Groups Support Bipartisan Call for President to Fulfill Commitment to Restore Gulf Coast

Three environmental groups joined a bipartisan call for action on Monday for President Obama to fulfill the commitment that he made in his very first oval office speech on June 15 to restore the Gulf Coast to make it better than it was before the BP oil disaster.  At a news conference in New Orleans this morning, Louisiana U.S. Senator Mary Landrieu and Louisiana Congressman Steve Scalise urged the President to dedicate BP oils spill penalties to the long-term restoration of the Gulf Coast and its economy.

“We need President Obama’s leadership to make restoration a reality. Without restoration, each new disaster will sow the seeds of more destruction — of wetlands, wildlife, and communities — and Louisiana’s coastal region will remain on a path to eventual destruction,” said a joint statement by Environmental Defense Fund, National Audubon Society and National Wildlife Federation.

The three groups coauthored a July 28 report,Common Ground: A Shared Vision for Restoring the Mississippi River Delta, calling for the Obama administration to negotiate with BP for an initial $5 billion commitment to pay for expected damages to natural resources.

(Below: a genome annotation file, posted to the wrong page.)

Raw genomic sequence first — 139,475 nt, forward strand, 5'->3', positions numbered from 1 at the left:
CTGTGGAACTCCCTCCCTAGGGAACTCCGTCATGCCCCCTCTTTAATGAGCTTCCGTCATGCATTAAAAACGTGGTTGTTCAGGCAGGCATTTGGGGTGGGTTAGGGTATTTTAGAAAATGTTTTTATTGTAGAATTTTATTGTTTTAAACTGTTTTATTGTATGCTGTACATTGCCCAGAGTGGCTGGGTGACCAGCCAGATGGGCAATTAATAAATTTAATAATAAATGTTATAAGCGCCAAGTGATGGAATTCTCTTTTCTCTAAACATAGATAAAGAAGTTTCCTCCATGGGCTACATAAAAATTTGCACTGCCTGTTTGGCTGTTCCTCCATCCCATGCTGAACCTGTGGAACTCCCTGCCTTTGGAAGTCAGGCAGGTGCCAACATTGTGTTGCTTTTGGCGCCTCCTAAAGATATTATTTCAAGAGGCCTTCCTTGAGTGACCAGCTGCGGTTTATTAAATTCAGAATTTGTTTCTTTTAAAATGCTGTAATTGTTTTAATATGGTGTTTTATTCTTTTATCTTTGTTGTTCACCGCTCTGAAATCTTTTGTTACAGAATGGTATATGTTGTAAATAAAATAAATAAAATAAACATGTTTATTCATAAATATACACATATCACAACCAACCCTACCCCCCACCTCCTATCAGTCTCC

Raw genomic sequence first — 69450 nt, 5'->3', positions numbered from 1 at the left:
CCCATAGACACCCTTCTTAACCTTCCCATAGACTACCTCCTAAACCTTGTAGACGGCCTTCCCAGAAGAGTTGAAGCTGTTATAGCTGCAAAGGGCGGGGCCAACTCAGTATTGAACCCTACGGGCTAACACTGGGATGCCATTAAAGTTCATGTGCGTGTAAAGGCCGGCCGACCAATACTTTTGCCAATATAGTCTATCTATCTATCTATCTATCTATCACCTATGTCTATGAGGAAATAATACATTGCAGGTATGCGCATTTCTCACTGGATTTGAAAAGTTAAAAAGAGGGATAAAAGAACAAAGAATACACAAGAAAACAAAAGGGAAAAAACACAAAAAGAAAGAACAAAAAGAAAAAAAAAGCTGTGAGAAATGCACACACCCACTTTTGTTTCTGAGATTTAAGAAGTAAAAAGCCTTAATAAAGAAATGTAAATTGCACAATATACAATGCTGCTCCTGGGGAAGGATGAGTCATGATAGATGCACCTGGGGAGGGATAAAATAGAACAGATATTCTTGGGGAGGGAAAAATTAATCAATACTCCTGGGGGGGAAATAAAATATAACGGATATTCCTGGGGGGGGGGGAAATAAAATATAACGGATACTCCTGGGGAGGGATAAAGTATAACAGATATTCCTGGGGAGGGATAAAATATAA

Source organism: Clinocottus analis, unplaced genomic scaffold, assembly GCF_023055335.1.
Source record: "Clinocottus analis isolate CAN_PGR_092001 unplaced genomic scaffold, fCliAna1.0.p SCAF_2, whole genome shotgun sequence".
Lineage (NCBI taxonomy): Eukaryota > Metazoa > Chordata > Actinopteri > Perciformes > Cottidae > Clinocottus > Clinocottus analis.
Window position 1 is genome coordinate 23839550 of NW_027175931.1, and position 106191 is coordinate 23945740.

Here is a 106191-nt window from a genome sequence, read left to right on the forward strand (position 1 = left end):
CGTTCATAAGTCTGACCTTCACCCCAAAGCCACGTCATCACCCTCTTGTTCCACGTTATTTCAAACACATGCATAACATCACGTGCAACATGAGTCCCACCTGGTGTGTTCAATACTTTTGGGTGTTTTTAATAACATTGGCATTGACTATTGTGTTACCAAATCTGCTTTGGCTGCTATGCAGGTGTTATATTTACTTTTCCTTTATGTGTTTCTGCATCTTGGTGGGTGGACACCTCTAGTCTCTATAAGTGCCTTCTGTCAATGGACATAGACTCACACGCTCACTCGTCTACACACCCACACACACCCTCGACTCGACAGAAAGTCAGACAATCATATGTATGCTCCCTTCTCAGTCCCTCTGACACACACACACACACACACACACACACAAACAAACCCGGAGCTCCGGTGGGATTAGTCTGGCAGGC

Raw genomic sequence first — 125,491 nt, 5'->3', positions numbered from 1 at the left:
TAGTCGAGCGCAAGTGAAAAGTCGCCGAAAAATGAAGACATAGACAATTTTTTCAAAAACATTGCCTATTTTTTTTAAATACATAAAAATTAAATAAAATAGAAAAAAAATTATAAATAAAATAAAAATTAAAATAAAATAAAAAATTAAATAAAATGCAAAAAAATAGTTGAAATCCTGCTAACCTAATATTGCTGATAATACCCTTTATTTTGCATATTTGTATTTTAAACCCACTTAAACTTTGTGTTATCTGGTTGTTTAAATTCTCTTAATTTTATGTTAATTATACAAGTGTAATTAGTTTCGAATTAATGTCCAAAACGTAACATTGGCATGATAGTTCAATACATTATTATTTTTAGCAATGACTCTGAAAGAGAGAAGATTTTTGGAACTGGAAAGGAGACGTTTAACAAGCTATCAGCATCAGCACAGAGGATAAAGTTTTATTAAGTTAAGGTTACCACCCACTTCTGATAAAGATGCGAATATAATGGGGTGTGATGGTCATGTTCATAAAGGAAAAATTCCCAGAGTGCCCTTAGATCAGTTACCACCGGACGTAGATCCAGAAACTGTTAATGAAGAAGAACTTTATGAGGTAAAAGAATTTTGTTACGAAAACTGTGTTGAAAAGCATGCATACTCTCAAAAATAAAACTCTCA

Two days after the report was released, the U.S. House of Representatives took an important first step toward fulfilling the President’s pledge. It passed a bill to respond to the oil spill disaster, the CLEAR Act (H.R. 3534) — which included a provision authored by Congressman Charlie Melancon (D-La.) — that would direct new funding to restore the damaged Gulf Coast. Instead of adding to the deficit, the new work would be funded from a portion of the penalties that BP will pay for the damage it has caused to the natural resources of the Gulf.

On August 6, Sen. Landrieu introduced revised legislation, “The Restoring Ecosystem Sustainability and Protection on the Delta (RESPOND) Act” (S. 3763), that would require that at least 80 percent of the civil and criminal penalties charged to BP under the Clean Water Act be returned to the Gulf Coast for long-term economic and environmental recovery. Those penalties will range between $1,100 and $4,300 per barrel spilled, totaling between $5 billion and $21 billion.

“While the BP oil disaster still is high on the national agenda, the Senate should act now on our primary recommendation: designating the funding needed to fulfill the President’s pledge to restore the Gulf Coast to make it better than before the oil disaster began,” concluded the three groups. “Otherwise, we risk losing critical momentum — and five years after Hurricane Katrina — leaving Louisiana in peril, while putting our nation’s fragile economy at further risk.”

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